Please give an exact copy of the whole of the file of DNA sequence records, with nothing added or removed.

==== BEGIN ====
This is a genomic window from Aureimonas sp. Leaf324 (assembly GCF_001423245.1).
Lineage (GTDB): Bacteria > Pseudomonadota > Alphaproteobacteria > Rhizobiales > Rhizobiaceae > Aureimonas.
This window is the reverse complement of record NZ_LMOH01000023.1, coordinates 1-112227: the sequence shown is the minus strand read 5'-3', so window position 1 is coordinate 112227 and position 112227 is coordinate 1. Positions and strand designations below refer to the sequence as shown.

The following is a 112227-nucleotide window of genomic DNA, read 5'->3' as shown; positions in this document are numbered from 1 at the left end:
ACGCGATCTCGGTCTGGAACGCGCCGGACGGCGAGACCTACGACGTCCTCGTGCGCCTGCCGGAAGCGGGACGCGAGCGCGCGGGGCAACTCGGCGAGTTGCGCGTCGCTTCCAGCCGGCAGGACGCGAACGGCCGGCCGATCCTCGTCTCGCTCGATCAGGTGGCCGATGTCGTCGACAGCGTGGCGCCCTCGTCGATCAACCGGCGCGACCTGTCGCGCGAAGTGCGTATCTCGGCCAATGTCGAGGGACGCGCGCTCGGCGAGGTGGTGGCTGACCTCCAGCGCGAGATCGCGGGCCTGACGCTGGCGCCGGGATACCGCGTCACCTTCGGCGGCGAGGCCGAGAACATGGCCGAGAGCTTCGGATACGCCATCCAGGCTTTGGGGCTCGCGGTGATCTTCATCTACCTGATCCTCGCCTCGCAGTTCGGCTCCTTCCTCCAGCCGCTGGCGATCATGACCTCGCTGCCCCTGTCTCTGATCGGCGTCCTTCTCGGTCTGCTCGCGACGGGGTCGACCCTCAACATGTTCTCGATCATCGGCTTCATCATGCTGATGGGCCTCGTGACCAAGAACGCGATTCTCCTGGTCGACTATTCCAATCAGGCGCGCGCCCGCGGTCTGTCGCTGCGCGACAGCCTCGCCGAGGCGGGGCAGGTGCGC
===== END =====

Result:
This is a genomic window from Aureimonas sp. Leaf324 (assembly GCF_001423245.1).
Lineage (GTDB): Bacteria > Pseudomonadota > Alphaproteobacteria > Rhizobiales > Rhizobiaceae > Aureimonas.
This window is the reverse complement of record NZ_LMOH01000023.1, coordinates 1-112227: the sequence shown is the minus strand read 5'-3', so window position 1 is coordinate 112227 and position 112227 is coordinate 1. Positions and strand designations below refer to the sequence as shown.

The following is a 112227-nucleotide window of genomic DNA, read 5'->3' as shown; positions in this document are numbered from 1 at the left end:
ACGCGATCTCGGTCTGGAACGCGCCGGACGGCGAGACCTACGACGTCCTCGTGCGCCTGCCGGAAGCGGGACGCGAGCGCGCGGGGCAACTCGGCGAGTTGCGCGTCGCTTCCAGCCGGCAGGACGCGAACGGCCGGCCGATCCTCGTCTCGCTCGATCAGGTGGCCGATGTCGTCGACAGCGTGGCGCCCTCGTCGATCAACCGGCGCGACCTGTCGCGCGAAGTGCGTATCTCGGCCAATGTCGAGGGACGCGCGCTCGGCGAGGTGGTGGCTGACCTCCAGCGCGAGATCGCGGGCCTGACGCTGGCGCCGGGATACCGCGTCACCTTCGGCGGCGAGGCCGAGAACATGGCCGAGAGCTTCGGATACGCCATCCAGGCTTTGGGGCTCGCGGTGATCTTCATCTACCTGATCCTCGCCTCGCAGTTCGGCTCCTTCCTCCAGCCGCTGGCGATCATGACCTCGCTGCCCCTGTCTCTGATCGGCGTCCTTCTCGGTCTGCTCGCGACGGGGTCGACCCTCAACATGTTCTCGATCATCGGCTTCATCATGCTGATGGGCCTCGTGACCAAGAACGCGATTCTCCTGGTCGACTATTCCAATCAGGCGCGCGCCCGCGGTCTGTCGCTGCGCGACAGCCTCGCCGAGGCGGGGCAGGTGCGC